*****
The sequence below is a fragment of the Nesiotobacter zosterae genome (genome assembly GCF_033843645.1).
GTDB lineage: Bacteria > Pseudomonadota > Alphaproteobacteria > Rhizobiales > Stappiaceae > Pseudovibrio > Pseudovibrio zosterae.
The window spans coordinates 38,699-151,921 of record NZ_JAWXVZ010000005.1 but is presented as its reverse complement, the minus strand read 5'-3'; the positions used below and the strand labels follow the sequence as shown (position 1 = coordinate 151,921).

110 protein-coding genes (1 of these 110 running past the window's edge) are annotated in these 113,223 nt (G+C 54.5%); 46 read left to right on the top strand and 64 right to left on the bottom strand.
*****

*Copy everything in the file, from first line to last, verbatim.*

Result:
The sequence below is a fragment of the Nesiotobacter zosterae genome (genome assembly GCF_033843645.1).
GTDB lineage: Bacteria > Pseudomonadota > Alphaproteobacteria > Rhizobiales > Stappiaceae > Pseudovibrio > Pseudovibrio zosterae.
The window spans coordinates 38,699-151,921 of record NZ_JAWXVZ010000005.1 but is presented as its reverse complement, the minus strand read 5'-3'; the positions used below and the strand labels follow the sequence as shown (position 1 = coordinate 151,921).

110 protein-coding genes (1 of these 110 running past the window's edge) are annotated in these 113,223 nt (G+C 54.5%); 46 read left to right on the top strand and 64 right to left on the bottom strand.